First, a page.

Republican state Treasurer Richard Mourdock entered the general election with momentum from his primary win over Sen. Richard Lugar, emboldening tea party activists hoping to land one of their biggest prizes of the campaign cycle. But moderate Democratic Rep. Joe Donnelly, who had held his own in deeply red Indiana as he courted "Lugar Republicans" leery of Mourdock's views, got an unexpected bounce after Mourdock shared his views on abortion during a televised debate Oct. 23.
The race could help determine control of the U.S. Senate, where Republicans need three or four seats to claim control. But it also could represent a coup for Indiana Democrats, who have been waiting decades for a shot at the seat Lugar first won in 1976.
Even a year ago, Lugar seemed a safe bet to win a seventh term, despite widespread conservative anger with the veteran statesman's votes on contentious legislation and for President Barack Obama's Supreme Court nominees. But questions about Lugar's residency combined with a flood of outside spending by groups such as the anti-tax Club for Growth carried Mourdock to a 20-point victory in the May primary.
Democrats pounced on the opportunity as Mourdock made a series of quick missteps that alarmed more moderate Republicans. In a series of interviews the day after his primary victory, Mourdock said compromise should consist of Democrats bowing to Republican demands and stood by tea party views popular with the base of conservative voters, but not the general populace.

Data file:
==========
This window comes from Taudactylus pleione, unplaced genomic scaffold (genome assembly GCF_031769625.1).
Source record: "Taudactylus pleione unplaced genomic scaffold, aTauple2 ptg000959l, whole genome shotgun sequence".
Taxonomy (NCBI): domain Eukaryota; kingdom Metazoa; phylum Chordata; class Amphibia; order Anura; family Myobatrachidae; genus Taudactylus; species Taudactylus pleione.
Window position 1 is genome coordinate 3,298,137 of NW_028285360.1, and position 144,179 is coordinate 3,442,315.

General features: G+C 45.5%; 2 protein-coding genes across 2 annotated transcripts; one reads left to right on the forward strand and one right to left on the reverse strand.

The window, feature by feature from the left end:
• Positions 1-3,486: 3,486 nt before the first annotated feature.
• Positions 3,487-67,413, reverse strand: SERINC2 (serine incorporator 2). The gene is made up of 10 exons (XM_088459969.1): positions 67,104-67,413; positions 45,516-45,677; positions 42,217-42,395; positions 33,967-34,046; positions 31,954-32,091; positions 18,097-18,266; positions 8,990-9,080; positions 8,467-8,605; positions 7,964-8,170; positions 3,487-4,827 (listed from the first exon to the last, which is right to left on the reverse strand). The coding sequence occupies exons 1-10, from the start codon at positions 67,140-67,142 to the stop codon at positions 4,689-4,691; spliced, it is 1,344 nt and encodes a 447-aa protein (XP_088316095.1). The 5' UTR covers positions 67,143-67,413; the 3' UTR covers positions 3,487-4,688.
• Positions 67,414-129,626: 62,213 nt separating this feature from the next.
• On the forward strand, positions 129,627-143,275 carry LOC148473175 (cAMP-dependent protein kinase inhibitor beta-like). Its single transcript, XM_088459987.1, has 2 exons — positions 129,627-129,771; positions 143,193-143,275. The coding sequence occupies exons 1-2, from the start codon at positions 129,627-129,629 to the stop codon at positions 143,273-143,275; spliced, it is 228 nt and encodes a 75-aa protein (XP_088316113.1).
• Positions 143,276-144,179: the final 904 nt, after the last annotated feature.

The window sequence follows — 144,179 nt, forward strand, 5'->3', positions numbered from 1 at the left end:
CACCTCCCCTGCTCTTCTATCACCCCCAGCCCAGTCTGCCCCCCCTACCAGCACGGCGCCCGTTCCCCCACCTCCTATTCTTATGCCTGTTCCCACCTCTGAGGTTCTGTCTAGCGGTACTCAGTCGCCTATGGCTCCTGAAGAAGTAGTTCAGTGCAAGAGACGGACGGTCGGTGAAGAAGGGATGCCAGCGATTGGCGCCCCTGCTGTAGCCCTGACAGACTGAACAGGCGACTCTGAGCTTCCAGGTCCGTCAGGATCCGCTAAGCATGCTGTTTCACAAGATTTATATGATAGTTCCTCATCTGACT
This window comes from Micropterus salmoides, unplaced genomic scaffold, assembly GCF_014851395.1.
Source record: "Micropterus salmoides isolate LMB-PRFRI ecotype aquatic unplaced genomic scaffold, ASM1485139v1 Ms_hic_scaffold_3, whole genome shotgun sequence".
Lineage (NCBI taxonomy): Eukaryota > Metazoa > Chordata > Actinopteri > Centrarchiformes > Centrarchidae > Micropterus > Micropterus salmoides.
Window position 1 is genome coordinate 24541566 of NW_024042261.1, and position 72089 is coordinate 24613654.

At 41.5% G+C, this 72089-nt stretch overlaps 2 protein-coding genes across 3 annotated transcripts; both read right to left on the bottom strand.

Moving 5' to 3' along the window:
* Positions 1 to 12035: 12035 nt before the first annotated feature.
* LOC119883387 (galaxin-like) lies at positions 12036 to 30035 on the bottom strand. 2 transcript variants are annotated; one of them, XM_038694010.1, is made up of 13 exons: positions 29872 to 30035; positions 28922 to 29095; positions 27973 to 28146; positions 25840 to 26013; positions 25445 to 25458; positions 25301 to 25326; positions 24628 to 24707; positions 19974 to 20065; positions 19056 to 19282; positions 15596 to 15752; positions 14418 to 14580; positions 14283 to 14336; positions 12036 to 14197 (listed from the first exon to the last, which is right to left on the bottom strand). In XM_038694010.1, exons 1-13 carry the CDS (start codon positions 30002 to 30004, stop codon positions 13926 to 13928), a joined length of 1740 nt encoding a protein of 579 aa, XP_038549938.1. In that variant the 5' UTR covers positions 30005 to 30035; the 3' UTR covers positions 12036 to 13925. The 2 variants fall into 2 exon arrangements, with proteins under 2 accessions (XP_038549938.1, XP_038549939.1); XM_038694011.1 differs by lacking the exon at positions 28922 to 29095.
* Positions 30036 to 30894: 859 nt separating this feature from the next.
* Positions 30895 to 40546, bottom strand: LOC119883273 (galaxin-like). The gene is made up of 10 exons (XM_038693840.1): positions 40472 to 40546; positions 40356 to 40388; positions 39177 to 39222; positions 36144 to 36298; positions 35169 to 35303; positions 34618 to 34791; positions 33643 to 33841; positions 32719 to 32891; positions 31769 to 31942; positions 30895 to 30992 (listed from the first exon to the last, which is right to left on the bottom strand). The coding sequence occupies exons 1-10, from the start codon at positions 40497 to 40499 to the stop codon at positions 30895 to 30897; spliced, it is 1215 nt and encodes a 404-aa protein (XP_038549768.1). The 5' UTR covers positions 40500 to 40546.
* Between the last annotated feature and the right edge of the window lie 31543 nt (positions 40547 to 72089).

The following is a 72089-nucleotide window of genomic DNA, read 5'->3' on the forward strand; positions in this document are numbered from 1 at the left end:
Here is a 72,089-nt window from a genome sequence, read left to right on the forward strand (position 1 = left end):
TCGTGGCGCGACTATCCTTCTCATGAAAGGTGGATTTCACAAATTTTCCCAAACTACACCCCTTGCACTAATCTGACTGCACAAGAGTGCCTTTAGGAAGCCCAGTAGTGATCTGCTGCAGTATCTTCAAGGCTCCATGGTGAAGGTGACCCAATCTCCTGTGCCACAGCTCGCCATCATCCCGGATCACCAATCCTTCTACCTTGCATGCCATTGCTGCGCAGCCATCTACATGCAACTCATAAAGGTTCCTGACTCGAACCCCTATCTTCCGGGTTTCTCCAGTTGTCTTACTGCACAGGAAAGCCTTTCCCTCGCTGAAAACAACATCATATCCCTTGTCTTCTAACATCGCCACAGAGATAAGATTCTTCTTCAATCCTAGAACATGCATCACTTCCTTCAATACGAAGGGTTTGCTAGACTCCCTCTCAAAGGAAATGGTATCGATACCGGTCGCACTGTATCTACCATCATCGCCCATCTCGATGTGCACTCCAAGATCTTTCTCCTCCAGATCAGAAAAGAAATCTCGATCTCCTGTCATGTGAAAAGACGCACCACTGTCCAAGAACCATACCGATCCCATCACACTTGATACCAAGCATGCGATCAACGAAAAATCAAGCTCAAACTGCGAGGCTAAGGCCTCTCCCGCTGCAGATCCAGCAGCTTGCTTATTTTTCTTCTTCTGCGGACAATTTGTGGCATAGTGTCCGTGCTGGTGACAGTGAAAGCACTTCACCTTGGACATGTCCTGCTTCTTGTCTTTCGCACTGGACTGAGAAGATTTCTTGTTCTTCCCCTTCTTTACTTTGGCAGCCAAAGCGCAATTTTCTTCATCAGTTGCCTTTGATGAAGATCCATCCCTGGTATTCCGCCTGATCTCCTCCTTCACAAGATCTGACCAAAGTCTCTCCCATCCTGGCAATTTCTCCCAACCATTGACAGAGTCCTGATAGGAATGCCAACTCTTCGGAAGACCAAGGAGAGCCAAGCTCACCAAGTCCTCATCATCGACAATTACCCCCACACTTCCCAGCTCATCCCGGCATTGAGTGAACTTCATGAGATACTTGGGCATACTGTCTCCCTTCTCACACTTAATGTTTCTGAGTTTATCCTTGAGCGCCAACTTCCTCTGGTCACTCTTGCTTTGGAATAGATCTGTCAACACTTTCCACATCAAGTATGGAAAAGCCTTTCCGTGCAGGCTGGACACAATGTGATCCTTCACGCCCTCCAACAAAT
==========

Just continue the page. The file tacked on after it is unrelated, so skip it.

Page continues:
"To me the highlight of politics, frankly, is to inflict my opinion on someone else," he told MSNBC the day after the primary.
Democrats spent millions flooding the airwaves with those comments and other Mourdock statements in a bid to attract disillusioned Lugar supporters.
Mourdock later tried to tack back toward the middle with declarations that he could work across the aisle and warned that Donnelly would be a rubber stamp for Obama's policies. National Republicans sent staff and Republican senators, including National Republican Senate Committee Chairman John Cornyn, to campaign for Mourdock.
Mourdock set off a frantic scramble for damage control after the Oct. 23 debate in which he explained his opposition to abortion except in cases in which the mother's life is in jeopardy, "even when life begins in that horrible situation of rape." Republicans, including presidential nominee Mitt Romney, initially distanced themselves from Mourdock but later walked their criticism back, with many saying they didn't agree with his statement but supported Mourdock's candidacy.
Democrats, who worked to paint Mourdock as an uncompromising tea partyer and define Donnelly as a moderate Democrat, responded by spending $1.1 million on an ad saying even Romney and Indiana U.S. Rep. Mike Pence, who is running for governor, "believe Mourdock goes too far." The anti-tax Club for Growth, a strong proponent of the Republican in his primary win over Lugar, responded with an ad buy of its own, raising its state spending to more than $3.5 million.
The comment could be the defining moment of the race. A Howey/DePauw University Battleground poll taken Oct. 28-30 showed Donnelly breaking open a double-digit lead over Mourdock.
The Senate battle is the most expensive the state ever has seen, topping $25 million spent on air by outside groups and the campaigns.